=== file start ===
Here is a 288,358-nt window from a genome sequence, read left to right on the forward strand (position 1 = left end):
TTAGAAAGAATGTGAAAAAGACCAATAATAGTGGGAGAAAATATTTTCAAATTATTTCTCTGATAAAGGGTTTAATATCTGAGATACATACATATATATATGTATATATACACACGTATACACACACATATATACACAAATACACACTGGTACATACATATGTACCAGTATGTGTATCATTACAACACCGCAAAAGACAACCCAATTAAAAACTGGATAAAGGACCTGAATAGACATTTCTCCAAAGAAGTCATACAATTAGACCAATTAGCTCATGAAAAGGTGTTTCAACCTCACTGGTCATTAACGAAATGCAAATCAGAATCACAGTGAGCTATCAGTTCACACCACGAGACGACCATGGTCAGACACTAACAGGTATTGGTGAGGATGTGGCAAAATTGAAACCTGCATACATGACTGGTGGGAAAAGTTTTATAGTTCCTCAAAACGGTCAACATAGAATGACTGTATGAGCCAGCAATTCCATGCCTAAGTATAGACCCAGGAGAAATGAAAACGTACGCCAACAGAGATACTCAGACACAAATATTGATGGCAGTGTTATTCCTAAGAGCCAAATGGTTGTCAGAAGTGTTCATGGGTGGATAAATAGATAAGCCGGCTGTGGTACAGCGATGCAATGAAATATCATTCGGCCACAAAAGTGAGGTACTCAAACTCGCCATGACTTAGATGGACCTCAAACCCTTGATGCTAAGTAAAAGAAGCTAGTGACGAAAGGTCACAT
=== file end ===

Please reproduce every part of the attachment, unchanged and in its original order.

Here is a 288,358-nt window from a genome sequence, read left to right on the forward strand (position 1 = left end):
TTAGAAAGAATGTGAAAAAGACCAATAATAGTGGGAGAAAATATTTTCAAATTATTTCTCTGATAAAGGGTTTAATATCTGAGATACATACATATATATATGTATATATACACACGTATACACACACATATATACACAAATACACACTGGTACATACATATGTACCAGTATGTGTATCATTACAACACCGCAAAAGACAACCCAATTAAAAACTGGATAAAGGACCTGAATAGACATTTCTCCAAAGAAGTCATACAATTAGACCAATTAGCTCATGAAAAGGTGTTTCAACCTCACTGGTCATTAACGAAATGCAAATCAGAATCACAGTGAGCTATCAGTTCACACCACGAGACGACCATGGTCAGACACTAACAGGTATTGGTGAGGATGTGGCAAAATTGAAACCTGCATACATGACTGGTGGGAAAAGTTTTATAGTTCCTCAAAACGGTCAACATAGAATGACTGTATGAGCCAGCAATTCCATGCCTAAGTATAGACCCAGGAGAAATGAAAACGTACGCCAACAGAGATACTCAGACACAAATATTGATGGCAGTGTTATTCCTAAGAGCCAAATGGTTGTCAGAAGTGTTCATGGGTGGATAAATAGATAAGCCGGCTGTGGTACAGCGATGCAATGAAATATCATTCGGCCACAAAAGTGAGGTACTCAAACTCGCCATGACTTAGATGGACCTCAAACCCTTGATGCTAAGTAAAAGAAGCTAGTGACGAAAGGTCACAT